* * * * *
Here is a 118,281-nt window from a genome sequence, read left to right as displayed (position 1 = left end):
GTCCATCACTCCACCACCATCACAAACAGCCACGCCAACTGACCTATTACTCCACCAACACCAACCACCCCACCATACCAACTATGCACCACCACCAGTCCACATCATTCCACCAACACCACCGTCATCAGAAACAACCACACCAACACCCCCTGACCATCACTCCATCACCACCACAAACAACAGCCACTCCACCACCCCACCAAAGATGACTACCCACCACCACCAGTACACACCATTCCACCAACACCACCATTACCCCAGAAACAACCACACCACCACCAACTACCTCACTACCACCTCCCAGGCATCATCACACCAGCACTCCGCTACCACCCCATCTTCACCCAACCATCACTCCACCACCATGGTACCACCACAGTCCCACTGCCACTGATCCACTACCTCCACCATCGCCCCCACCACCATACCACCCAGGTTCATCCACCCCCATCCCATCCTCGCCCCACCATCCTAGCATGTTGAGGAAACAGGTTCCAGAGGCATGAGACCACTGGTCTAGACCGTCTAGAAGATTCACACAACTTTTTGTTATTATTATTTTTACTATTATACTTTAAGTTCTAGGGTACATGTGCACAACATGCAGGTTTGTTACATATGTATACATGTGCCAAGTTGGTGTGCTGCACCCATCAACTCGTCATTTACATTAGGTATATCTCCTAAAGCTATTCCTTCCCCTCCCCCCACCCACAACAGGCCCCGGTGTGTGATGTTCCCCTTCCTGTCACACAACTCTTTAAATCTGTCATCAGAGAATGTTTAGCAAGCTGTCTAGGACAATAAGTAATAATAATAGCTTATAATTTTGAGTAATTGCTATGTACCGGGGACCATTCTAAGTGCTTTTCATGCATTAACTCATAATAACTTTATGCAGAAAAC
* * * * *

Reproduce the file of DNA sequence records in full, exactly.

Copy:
Here is a 118,281-nt window from a genome sequence, read left to right as displayed (position 1 = left end):
GTCCATCACTCCACCACCATCACAAACAGCCACGCCAACTGACCTATTACTCCACCAACACCAACCACCCCACCATACCAACTATGCACCACCACCAGTCCACATCATTCCACCAACACCACCGTCATCAGAAACAACCACACCAACACCCCCTGACCATCACTCCATCACCACCACAAACAACAGCCACTCCACCACCCCACCAAAGATGACTACCCACCACCACCAGTACACACCATTCCACCAACACCACCATTACCCCAGAAACAACCACACCACCACCAACTACCTCACTACCACCTCCCAGGCATCATCACACCAGCACTCCGCTACCACCCCATCTTCACCCAACCATCACTCCACCACCATGGTACCACCACAGTCCCACTGCCACTGATCCACTACCTCCACCATCGCCCCCACCACCATACCACCCAGGTTCATCCACCCCCATCCCATCCTCGCCCCACCATCCTAGCATGTTGAGGAAACAGGTTCCAGAGGCATGAGACCACTGGTCTAGACCGTCTAGAAGATTCACACAACTTTTTGTTATTATTATTTTTACTATTATACTTTAAGTTCTAGGGTACATGTGCACAACATGCAGGTTTGTTACATATGTATACATGTGCCAAGTTGGTGTGCTGCACCCATCAACTCGTCATTTACATTAGGTATATCTCCTAAAGCTATTCCTTCCCCTCCCCCCACCCACAACAGGCCCCGGTGTGTGATGTTCCCCTTCCTGTCACACAACTCTTTAAATCTGTCATCAGAGAATGTTTAGCAAGCTGTCTAGGACAATAAGTAATAATAATAGCTTATAATTTTGAGTAATTGCTATGTACCGGGGACCATTCTAAGTGCTTTTCATGCATTAACTCATAATAACTTTATGCAGAAAAC